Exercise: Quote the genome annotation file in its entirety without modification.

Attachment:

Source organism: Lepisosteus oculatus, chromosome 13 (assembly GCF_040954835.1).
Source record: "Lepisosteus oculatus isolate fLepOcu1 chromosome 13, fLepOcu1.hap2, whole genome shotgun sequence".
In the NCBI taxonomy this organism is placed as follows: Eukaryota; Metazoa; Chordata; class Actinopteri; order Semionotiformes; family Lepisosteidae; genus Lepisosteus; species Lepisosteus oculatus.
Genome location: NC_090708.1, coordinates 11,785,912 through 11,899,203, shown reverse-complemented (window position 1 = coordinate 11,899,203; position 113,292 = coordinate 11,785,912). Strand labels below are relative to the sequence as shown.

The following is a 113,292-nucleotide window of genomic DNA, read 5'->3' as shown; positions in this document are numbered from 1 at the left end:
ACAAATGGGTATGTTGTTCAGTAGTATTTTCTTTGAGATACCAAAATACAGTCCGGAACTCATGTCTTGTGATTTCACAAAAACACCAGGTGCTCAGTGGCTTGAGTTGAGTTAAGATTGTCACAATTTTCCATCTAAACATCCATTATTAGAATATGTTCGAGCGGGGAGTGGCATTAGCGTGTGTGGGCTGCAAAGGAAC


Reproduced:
Source organism: Lepisosteus oculatus, chromosome 13 (assembly GCF_040954835.1).
Source record: "Lepisosteus oculatus isolate fLepOcu1 chromosome 13, fLepOcu1.hap2, whole genome shotgun sequence".
In the NCBI taxonomy this organism is placed as follows: Eukaryota; Metazoa; Chordata; class Actinopteri; order Semionotiformes; family Lepisosteidae; genus Lepisosteus; species Lepisosteus oculatus.
Genome location: NC_090708.1, coordinates 11,785,912 through 11,899,203, shown reverse-complemented (window position 1 = coordinate 11,899,203; position 113,292 = coordinate 11,785,912). Strand labels below are relative to the sequence as shown.

The following is a 113,292-nucleotide window of genomic DNA, read 5'->3' as shown; positions in this document are numbered from 1 at the left end:
ACAAATGGGTATGTTGTTCAGTAGTATTTTCTTTGAGATACCAAAATACAGTCCGGAACTCATGTCTTGTGATTTCACAAAAACACCAGGTGCTCAGTGGCTTGAGTTGAGTTAAGATTGTCACAATTTTCCATCTAAACATCCATTATTAGAATATGTTCGAGCGGGGAGTGGCATTAGCGTGTGTGGGCTGCAAAGGAAC